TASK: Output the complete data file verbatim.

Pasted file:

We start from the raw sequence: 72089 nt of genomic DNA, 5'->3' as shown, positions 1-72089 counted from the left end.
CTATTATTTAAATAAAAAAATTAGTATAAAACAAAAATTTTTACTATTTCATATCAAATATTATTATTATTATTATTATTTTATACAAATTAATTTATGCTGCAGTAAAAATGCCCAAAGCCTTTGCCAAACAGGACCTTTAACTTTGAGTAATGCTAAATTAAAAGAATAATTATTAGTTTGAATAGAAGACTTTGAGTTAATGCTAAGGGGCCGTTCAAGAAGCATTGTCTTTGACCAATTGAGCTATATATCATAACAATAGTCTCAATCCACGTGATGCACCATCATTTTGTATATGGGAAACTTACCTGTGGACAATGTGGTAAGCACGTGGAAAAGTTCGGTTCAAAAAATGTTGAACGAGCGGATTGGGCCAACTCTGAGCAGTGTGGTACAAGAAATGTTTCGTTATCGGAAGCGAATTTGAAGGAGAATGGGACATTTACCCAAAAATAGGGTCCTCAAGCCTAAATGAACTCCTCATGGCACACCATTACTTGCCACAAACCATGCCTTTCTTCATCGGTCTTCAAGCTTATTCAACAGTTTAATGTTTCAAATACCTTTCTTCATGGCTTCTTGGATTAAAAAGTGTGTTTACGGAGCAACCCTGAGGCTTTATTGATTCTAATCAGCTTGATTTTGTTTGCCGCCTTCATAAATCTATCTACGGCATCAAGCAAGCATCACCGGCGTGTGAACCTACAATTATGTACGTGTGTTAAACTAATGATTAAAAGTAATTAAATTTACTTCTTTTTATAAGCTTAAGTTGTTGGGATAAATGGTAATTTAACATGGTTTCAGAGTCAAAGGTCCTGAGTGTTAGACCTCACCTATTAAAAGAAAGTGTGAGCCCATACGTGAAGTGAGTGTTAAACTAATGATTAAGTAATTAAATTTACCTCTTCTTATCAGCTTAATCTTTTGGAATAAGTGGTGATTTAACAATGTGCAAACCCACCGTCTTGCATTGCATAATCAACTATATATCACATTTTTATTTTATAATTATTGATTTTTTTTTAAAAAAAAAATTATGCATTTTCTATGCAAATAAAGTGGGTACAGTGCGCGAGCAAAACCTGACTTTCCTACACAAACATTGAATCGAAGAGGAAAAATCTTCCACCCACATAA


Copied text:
We start from the raw sequence: 72089 nt of genomic DNA, 5'->3' as shown, positions 1-72089 counted from the left end.
CTATTATTTAAATAAAAAAATTAGTATAAAACAAAAATTTTTACTATTTCATATCAAATATTATTATTATTATTATTATTTTATACAAATTAATTTATGCTGCAGTAAAAATGCCCAAAGCCTTTGCCAAACAGGACCTTTAACTTTGAGTAATGCTAAATTAAAAGAATAATTATTAGTTTGAATAGAAGACTTTGAGTTAATGCTAAGGGGCCGTTCAAGAAGCATTGTCTTTGACCAATTGAGCTATATATCATAACAATAGTCTCAATCCACGTGATGCACCATCATTTTGTATATGGGAAACTTACCTGTGGACAATGTGGTAAGCACGTGGAAAAGTTCGGTTCAAAAAATGTTGAACGAGCGGATTGGGCCAACTCTGAGCAGTGTGGTACAAGAAATGTTTCGTTATCGGAAGCGAATTTGAAGGAGAATGGGACATTTACCCAAAAATAGGGTCCTCAAGCCTAAATGAACTCCTCATGGCACACCATTACTTGCCACAAACCATGCCTTTCTTCATCGGTCTTCAAGCTTATTCAACAGTTTAATGTTTCAAATACCTTTCTTCATGGCTTCTTGGATTAAAAAGTGTGTTTACGGAGCAACCCTGAGGCTTTATTGATTCTAATCAGCTTGATTTTGTTTGCCGCCTTCATAAATCTATCTACGGCATCAAGCAAGCATCACCGGCGTGTGAACCTACAATTATGTACGTGTGTTAAACTAATGATTAAAAGTAATTAAATTTACTTCTTTTTATAAGCTTAAGTTGTTGGGATAAATGGTAATTTAACATGGTTTCAGAGTCAAAGGTCCTGAGTGTTAGACCTCACCTATTAAAAGAAAGTGTGAGCCCATACGTGAAGTGAGTGTTAAACTAATGATTAAGTAATTAAATTTACCTCTTCTTATCAGCTTAATCTTTTGGAATAAGTGGTGATTTAACAATGTGCAAACCCACCGTCTTGCATTGCATAATCAACTATATATCACATTTTTATTTTATAATTATTGATTTTTTTTTAAAAAAAAAATTATGCATTTTCTATGCAAATAAAGTGGGTACAGTGCGCGAGCAAAACCTGACTTTCCTACACAAACATTGAATCGAAGAGGAAAAATCTTCCACCCACATAA